LAS VEGAS — To whatever degree one believes in cars as smartphones on wheels, CES showed plenty of evidence that video games are gaining important traction in the vehicles of today — and casting visions of a gaming-rich automotive experience in coming years.
Holoride began offering its in-cabin virtual reality gaming in the U.S. this year. Nvidia announced partnerships with automakers to expand its cloud-based gaming subscription. And Sony, maker of the wildly popular PlayStation console, said it had a partnership with the maker of Fortnite as it revealed the Afeela, an electric concept sedan crafted with partner Honda Motor Co.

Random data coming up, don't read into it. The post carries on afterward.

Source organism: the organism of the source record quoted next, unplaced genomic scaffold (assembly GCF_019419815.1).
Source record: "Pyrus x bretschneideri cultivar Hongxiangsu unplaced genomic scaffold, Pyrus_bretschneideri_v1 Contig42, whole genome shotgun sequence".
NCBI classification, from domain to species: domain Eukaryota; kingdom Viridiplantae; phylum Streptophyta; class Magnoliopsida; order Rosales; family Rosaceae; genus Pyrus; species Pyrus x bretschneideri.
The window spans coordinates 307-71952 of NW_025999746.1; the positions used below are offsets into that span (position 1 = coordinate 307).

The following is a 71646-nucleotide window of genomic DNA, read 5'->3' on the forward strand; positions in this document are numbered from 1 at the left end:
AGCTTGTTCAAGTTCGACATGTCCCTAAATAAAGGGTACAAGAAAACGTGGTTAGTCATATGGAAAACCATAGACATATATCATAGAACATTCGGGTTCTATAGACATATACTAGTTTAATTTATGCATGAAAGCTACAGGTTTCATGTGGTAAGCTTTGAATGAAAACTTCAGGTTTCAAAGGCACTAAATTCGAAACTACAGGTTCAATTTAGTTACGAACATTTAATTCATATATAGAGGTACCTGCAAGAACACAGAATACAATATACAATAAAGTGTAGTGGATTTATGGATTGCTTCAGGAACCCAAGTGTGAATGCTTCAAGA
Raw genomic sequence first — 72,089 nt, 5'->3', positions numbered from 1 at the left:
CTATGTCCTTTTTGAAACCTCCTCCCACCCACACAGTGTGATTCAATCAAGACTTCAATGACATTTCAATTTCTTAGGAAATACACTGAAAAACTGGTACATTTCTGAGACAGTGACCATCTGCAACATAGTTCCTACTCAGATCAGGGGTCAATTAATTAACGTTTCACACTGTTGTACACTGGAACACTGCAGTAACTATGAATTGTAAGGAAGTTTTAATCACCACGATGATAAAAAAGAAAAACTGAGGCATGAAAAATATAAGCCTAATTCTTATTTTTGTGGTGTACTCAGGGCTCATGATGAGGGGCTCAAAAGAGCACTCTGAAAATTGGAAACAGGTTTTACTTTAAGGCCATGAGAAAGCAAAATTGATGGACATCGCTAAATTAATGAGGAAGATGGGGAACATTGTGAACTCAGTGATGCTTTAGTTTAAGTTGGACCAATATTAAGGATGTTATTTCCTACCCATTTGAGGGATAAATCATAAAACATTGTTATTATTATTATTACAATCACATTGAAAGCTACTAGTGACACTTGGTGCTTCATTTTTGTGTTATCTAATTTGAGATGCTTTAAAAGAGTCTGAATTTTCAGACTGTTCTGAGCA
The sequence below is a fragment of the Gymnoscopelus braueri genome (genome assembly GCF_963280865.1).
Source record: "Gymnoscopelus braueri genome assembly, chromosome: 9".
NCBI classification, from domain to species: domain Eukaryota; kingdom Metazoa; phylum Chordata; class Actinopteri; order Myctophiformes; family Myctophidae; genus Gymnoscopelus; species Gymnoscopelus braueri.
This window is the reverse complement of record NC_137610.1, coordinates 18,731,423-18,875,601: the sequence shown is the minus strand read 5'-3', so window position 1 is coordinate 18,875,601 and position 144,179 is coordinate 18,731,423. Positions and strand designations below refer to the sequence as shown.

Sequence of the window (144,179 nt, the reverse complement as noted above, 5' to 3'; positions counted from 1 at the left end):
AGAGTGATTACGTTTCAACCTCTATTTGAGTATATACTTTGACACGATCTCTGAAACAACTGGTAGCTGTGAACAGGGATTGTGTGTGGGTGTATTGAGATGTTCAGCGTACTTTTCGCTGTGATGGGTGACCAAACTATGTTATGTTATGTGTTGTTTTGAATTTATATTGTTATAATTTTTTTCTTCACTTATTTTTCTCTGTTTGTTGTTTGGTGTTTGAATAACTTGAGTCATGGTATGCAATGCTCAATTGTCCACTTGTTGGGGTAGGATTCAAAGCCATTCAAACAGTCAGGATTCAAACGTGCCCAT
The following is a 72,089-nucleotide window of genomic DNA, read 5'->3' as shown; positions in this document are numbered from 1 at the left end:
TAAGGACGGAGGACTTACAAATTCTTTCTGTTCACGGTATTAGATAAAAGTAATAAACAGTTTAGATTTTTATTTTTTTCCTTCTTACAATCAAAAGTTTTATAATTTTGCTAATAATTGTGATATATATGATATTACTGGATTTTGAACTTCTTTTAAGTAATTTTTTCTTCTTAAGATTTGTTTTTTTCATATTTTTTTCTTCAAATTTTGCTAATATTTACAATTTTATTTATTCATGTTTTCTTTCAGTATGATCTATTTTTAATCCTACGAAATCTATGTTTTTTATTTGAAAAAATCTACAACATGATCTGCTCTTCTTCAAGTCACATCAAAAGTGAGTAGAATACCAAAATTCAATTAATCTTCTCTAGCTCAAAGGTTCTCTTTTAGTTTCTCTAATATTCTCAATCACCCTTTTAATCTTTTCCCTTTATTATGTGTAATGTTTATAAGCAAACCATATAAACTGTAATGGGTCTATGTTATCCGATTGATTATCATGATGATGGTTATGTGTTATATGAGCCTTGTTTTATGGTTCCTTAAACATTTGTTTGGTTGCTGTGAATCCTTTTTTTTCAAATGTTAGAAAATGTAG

On one level, the developments represent the expansion of the gaming industry, now estimated by market researcher Newzoo at 3.2 billion players globally and more than $180 billion in revenue. But it's also about anticipating changes in how people interact with their vehicles as they charge batteries and as machines take increasing control of the driving.